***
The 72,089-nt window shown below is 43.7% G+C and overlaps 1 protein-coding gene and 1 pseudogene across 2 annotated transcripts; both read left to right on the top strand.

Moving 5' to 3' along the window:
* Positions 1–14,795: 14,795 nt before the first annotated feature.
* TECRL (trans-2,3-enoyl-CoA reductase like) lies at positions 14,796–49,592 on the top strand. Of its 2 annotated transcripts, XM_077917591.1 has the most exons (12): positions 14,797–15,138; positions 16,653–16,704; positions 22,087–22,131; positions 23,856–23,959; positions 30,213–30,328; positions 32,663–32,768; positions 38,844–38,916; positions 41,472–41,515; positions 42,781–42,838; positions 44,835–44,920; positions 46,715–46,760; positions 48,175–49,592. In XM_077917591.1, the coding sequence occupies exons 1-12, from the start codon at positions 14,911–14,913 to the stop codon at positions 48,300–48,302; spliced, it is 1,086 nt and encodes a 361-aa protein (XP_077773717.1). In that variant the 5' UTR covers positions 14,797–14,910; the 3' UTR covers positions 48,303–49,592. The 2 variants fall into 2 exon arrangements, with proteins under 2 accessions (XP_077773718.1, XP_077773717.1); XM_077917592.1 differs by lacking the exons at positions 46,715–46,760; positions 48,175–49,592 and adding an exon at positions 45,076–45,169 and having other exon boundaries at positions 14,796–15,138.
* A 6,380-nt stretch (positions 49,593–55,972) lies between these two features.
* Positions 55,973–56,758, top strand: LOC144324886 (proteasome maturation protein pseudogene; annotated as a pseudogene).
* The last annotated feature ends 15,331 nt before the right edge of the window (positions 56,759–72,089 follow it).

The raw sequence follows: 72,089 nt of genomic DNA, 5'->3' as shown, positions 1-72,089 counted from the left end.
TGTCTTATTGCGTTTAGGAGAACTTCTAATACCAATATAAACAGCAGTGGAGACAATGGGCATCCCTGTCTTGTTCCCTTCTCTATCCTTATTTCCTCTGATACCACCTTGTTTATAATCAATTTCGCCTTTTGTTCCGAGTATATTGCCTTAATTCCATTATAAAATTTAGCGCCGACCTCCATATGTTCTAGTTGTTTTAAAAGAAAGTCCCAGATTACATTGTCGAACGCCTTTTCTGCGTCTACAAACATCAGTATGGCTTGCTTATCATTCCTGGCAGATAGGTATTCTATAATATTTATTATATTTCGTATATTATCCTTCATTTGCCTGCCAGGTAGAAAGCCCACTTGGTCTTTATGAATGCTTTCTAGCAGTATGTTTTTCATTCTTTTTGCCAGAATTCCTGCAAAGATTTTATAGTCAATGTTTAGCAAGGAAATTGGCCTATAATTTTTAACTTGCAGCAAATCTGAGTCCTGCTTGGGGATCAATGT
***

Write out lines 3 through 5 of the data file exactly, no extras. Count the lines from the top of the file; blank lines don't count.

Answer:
* Positions 1–14,795: 14,795 nt before the first annotated feature.
* TECRL (trans-2,3-enoyl-CoA reductase like) lies at positions 14,796–49,592 on the top strand. Of its 2 annotated transcripts, XM_077917591.1 has the most exons (12): positions 14,797–15,138; positions 16,653–16,704; positions 22,087–22,131; positions 23,856–23,959; positions 30,213–30,328; positions 32,663–32,768; positions 38,844–38,916; positions 41,472–41,515; positions 42,781–42,838; positions 44,835–44,920; positions 46,715–46,760; positions 48,175–49,592. In XM_077917591.1, the coding sequence occupies exons 1-12, from the start codon at positions 14,911–14,913 to the stop codon at positions 48,300–48,302; spliced, it is 1,086 nt and encodes a 361-aa protein (XP_077773717.1). In that variant the 5' UTR covers positions 14,797–14,910; the 3' UTR covers positions 48,303–49,592. The 2 variants fall into 2 exon arrangements, with proteins under 2 accessions (XP_077773718.1, XP_077773717.1); XM_077917592.1 differs by lacking the exons at positions 46,715–46,760; positions 48,175–49,592 and adding an exon at positions 45,076–45,169 and having other exon boundaries at positions 14,796–15,138.
* A 6,380-nt stretch (positions 49,593–55,972) lies between these two features.